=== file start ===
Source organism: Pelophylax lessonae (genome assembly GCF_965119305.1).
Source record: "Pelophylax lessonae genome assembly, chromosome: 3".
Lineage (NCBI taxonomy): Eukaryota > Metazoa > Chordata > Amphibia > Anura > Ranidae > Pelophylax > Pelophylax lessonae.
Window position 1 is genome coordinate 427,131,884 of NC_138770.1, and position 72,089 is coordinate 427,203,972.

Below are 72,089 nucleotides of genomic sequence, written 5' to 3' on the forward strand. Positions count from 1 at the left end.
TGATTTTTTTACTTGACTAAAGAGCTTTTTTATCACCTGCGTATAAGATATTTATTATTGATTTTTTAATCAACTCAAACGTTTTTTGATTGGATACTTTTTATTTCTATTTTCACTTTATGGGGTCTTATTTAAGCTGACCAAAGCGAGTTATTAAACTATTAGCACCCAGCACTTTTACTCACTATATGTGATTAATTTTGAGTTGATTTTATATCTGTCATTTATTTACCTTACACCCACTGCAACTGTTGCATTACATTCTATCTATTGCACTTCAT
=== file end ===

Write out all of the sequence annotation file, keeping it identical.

Source organism: Pelophylax lessonae (genome assembly GCF_965119305.1).
Source record: "Pelophylax lessonae genome assembly, chromosome: 3".
Lineage (NCBI taxonomy): Eukaryota > Metazoa > Chordata > Amphibia > Anura > Ranidae > Pelophylax > Pelophylax lessonae.
Window position 1 is genome coordinate 427,131,884 of NC_138770.1, and position 72,089 is coordinate 427,203,972.

Below are 72,089 nucleotides of genomic sequence, written 5' to 3' on the forward strand. Positions count from 1 at the left end.
TGATTTTTTTACTTGACTAAAGAGCTTTTTTATCACCTGCGTATAAGATATTTATTATTGATTTTTTAATCAACTCAAACGTTTTTTGATTGGATACTTTTTATTTCTATTTTCACTTTATGGGGTCTTATTTAAGCTGACCAAAGCGAGTTATTAAACTATTAGCACCCAGCACTTTTACTCACTATATGTGATTAATTTTGAGTTGATTTTATATCTGTCATTTATTTACCTTACACCCACTGCAACTGTTGCATTACATTCTATCTATTGCACTTCAT